First CRISPR/Cas9 screen helps identify human proteins required for Zika virus replication

Scientists at the University of Massachusetts Medical School have performed the first CRISPR/Cas9 screen to discover human proteins that Zika virus needs for replication. [More]
Kidney transplant recipients with inflammation prior to surgery more likely to develop diabetes

Kidney transplant recipients with inflammation prior to surgery more likely to develop diabetes

Up to 30 percent of people who receive organ transplants will develop diabetes, but researchers are unsure why. Although doctors typically blame immunosuppressive drugs that transplant recipients take to prevent organ rejection, it's unclear why some people develop the lifelong disorder, while others do not. [More]
Long-term opioid therapy may not be effective to manage pain in sickle cell disease patients

Long-term opioid therapy may not be effective to manage pain in sickle cell disease patients

In a small study looking at pain assessments in adults with sickle cell disease, researchers at Johns Hopkins says overall, those treated long-term with opioids often fared worse in measures of pain, fatigue and curtailed daily activities than those not on long-term opioids. [More]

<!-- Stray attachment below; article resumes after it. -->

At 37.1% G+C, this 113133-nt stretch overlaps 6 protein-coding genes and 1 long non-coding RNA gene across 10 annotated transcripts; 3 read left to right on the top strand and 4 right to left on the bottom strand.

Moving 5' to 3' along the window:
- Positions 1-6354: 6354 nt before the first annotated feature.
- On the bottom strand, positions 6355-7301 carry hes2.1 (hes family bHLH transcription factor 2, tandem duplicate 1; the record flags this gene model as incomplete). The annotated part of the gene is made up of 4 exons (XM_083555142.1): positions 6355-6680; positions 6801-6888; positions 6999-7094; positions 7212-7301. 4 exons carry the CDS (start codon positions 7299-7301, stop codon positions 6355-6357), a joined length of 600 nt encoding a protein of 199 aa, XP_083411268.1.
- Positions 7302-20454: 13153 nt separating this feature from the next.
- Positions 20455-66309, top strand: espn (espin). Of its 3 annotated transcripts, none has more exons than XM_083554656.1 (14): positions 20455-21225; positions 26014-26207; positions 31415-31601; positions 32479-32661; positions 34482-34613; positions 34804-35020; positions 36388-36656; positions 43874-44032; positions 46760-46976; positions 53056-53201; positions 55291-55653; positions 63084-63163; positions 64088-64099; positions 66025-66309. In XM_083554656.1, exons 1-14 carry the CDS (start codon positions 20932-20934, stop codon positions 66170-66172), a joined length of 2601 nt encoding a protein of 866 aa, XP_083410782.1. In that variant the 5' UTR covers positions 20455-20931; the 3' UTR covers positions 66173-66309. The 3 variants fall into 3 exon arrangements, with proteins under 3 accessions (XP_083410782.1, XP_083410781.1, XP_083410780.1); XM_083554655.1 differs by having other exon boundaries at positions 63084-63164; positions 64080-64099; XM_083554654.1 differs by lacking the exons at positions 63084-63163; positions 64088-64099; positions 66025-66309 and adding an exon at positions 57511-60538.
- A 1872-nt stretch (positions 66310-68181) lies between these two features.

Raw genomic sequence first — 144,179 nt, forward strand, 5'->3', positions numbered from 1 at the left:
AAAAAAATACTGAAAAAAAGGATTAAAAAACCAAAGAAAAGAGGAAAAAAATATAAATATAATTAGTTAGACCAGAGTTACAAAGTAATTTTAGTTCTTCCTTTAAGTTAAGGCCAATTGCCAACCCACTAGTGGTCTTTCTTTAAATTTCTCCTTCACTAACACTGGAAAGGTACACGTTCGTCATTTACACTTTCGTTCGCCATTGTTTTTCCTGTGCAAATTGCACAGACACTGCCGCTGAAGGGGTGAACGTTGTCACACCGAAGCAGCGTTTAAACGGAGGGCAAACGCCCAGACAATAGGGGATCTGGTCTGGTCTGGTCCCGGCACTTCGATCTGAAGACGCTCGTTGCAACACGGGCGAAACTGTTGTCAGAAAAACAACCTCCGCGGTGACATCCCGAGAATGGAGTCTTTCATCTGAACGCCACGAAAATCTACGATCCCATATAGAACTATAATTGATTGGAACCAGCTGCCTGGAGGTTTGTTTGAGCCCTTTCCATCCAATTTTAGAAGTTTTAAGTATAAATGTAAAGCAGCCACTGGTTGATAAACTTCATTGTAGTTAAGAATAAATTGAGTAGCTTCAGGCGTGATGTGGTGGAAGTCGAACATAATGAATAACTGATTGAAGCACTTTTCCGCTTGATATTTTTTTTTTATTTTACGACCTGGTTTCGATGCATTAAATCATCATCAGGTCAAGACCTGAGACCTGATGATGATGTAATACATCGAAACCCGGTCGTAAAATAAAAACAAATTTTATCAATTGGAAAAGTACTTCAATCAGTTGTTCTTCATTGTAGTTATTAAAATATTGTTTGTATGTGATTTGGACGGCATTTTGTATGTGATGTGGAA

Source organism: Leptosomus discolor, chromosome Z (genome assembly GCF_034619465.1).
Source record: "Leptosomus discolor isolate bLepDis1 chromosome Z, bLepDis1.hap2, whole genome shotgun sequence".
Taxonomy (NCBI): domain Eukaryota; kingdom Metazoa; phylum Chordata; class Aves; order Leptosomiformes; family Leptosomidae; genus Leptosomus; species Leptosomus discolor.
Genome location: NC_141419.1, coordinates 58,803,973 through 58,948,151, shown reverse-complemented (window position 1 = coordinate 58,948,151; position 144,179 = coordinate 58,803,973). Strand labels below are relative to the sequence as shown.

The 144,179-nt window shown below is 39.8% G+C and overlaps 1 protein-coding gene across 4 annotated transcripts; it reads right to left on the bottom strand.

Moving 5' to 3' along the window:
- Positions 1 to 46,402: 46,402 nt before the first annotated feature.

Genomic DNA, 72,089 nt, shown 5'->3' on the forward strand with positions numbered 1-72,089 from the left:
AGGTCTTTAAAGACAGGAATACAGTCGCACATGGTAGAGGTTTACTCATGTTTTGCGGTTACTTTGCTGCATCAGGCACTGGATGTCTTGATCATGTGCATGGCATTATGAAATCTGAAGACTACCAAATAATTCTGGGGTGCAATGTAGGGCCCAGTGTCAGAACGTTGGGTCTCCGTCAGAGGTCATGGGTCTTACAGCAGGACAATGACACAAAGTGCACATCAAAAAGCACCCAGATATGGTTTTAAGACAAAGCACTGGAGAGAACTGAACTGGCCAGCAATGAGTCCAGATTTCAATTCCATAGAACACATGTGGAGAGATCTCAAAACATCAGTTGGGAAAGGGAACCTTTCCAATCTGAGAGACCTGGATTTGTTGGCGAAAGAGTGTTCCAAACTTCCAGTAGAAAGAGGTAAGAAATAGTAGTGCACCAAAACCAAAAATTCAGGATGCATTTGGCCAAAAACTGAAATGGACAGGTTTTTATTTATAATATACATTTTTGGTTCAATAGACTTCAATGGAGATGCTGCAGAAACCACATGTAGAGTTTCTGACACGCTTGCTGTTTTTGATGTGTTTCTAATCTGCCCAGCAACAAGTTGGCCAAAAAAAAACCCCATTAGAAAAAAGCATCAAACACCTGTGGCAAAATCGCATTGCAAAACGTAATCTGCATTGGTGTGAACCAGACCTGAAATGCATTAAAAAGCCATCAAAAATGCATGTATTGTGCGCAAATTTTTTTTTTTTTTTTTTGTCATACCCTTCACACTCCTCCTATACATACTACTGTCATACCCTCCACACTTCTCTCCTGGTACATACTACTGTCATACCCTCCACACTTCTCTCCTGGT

Molecular diagnostics of the future: an interview with Elaine Warburton, OBE

Molecular diagnostics of the future: an interview with Elaine Warburton, OBE

Firstly, a sample must be transported from the clinic to the laboratory. Simple tests may be undertaken in a small lab within the hospital or clinic, whilst complex testing such as drug susceptibility testing is often done in a large centralized laboratory many miles from the clinic [More]
Study emphasizes need for Ryan White HIV/AIDS Program to receive basic HIV care

Study emphasizes need for Ryan White HIV/AIDS Program to receive basic HIV care

A Johns Hopkins University School of Medicine study of insurance coverage of more than 28,000 people with HIV concludes that a decades-old program that offers free medical care remains a critical necessity despite the availability of coverage under the Affordable Care Act (ACA). [More]